#WeLiveFootball

One fan’s contagious love of football in basketball-mad Philippines

Xavi and a limited release Philippines kit
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  • Xavier Arias is a member of the FIFA Fan Movement from the Philippines
  • He speaks with FIFA.com about life as an Azkals supporter
  • Learn about the Fan Movement and join the conversation with #WeLiveFootball

Not many fans can say that they’ve played on the same pitch as their national team heroes, but Xavier Arias can.

When the Philippines made their debut at the AFC Asian Cup at UAE 2019, it was significant for Xavi, who was watching every minute back at home in Manila, for several reasons.

“It was really amazing; I started watching the Philippines around 2008, when Neil Etheridge was still a young guy (laughs)! It felt like all of the wait was worth it, even though we lost every game," he said.

“As someone who has played with some of them—in training sessions and pick-up games—it’s lovely to see the boys play against China PR, Korea Republic. Stephan Shrock is one of my favourite players so to see him score that free-kick was massive for me.

“That first match when you see your team on that stage and they’re singing the national anthem, it made me cry. It was so beautiful.”

Schrock scores the Philippines' first ever goal at the Asian Cup.

Xavi's hope for the Philippines

Nothing can stop Xavi’s love for football. He had to give up playing the game he loves at a competitive level due to an injury he suffered, but that unfortunate event in his life has done anything but dilute his love for the game. His involvement with the FIFA Fan Movement is a case in point.

“A lot of people don’t know us (Philippines) for football, everyone knows us for basketball and boxing."

There’s not the infrastructure in the Philippines for public parks for people to play football, and it’s something that Xavi wants to see change.

“The important thing is to open up pitches for the public. Manila has zero public parks, so there aren’t great spaces for the working class to play. Kids need to feel like the football pitch is home."

Xavi poses for a photo with Schrock, scorer of the Philippines' first ever Asian Cup goal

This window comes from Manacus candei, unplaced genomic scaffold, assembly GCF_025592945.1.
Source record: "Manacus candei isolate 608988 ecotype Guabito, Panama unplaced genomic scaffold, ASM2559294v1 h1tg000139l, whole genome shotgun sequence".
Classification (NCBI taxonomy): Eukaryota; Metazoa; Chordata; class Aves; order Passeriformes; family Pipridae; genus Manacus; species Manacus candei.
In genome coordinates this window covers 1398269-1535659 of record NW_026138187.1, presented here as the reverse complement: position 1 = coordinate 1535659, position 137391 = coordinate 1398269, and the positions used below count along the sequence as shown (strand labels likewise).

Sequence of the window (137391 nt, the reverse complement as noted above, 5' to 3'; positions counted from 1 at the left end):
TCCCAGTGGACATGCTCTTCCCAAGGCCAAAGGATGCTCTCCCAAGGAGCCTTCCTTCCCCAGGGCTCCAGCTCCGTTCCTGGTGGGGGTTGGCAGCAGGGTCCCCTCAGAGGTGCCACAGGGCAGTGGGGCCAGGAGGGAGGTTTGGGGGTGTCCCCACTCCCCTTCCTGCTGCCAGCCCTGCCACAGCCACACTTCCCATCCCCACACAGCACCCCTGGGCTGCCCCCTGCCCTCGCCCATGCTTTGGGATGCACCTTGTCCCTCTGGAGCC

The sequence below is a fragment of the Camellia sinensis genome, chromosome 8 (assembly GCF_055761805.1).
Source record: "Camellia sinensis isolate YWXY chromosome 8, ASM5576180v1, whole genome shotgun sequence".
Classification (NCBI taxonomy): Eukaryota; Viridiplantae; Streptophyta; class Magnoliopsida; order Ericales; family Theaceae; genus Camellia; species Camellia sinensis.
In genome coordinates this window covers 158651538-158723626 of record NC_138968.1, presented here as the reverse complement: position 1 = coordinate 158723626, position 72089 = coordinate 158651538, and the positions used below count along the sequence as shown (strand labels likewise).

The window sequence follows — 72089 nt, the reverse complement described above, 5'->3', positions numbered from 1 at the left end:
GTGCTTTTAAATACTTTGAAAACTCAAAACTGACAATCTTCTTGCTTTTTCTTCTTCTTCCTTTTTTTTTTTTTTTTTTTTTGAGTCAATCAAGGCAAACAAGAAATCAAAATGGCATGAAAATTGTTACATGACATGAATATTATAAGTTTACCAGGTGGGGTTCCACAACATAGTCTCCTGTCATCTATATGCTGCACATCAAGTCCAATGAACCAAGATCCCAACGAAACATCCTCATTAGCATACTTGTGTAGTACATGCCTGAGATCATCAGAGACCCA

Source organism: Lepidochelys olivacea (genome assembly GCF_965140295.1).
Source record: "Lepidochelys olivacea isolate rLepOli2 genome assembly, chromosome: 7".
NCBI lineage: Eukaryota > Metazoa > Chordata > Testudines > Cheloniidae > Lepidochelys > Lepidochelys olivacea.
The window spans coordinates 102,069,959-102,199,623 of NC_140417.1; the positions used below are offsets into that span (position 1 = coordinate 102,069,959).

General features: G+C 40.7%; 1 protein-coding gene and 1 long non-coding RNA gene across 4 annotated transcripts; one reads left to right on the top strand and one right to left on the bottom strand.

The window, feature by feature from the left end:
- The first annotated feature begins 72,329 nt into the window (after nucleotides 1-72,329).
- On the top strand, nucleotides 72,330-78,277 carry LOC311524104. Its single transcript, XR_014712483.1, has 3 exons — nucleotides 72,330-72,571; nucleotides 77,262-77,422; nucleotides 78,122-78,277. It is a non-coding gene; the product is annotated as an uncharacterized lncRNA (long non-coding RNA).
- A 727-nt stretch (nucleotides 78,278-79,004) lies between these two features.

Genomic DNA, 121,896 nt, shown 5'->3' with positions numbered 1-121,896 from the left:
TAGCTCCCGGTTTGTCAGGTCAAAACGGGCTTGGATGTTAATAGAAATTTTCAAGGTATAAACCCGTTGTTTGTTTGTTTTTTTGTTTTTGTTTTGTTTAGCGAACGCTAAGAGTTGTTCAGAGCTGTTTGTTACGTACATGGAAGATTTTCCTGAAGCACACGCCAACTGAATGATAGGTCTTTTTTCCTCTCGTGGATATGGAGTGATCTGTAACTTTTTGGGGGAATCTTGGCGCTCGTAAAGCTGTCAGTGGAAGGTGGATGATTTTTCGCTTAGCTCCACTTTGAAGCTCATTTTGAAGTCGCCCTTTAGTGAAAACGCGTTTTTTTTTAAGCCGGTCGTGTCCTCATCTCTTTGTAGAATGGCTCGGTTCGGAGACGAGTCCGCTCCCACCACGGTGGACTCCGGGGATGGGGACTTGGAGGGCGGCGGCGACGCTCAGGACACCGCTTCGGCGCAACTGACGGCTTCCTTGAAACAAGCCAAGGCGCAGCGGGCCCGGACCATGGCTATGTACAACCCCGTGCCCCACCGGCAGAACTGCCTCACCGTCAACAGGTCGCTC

The importance of 'puso'

Xavi is a fan with realistic expectations for the Azkals, but there is one ingredient that is very important to him.

“All I want to see is our national team show puso (heart). Regardless if you win or lose, as long as you show puso that makes me happy as a fan.”

Puso was originally used in relation to the national basketball team, but is now used in Filipino culture in general. And puso is certainly not something Xavi is lacking himself.

Having grown up in a sports-loving family, Xavi had played football from a young age: "Football always felt like home to me." After high school he played for a small club called Greenwoods Unite for around ten years before suffering a neck injury and a heart problem that meant he had to give up playing the game completely.

However, he has not let that stop him from being a positive influence in the game's growth in the archipelagic nation. Along with being an avid Azkals supporter, he coaches skill training at the U-12 level and is very active on social media, where he can be seen sporting football kits from all over the world.

“Everyone would tell you it’s for the love of the game," he said. "It’s sort of cliche but it’s the only truth that there is. In the Philippines there’s not much money in football. My friends in the Premier League here, they’re having a hard time making ends meet. It’s all about wanting to keep developing the sport and helping younger kids fall in love for the game the way that I did.”

Xavi sports a limited release Philippines national team kit: "It has representation of Filipino culture from Luzon, Visayas and Mindanao, our main three islands. It's mostly patterns from different tribes, a tarsier (little rodent-like creature found in Bohol) and the three stars and the sun."

Fan Movement

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Fan Movement

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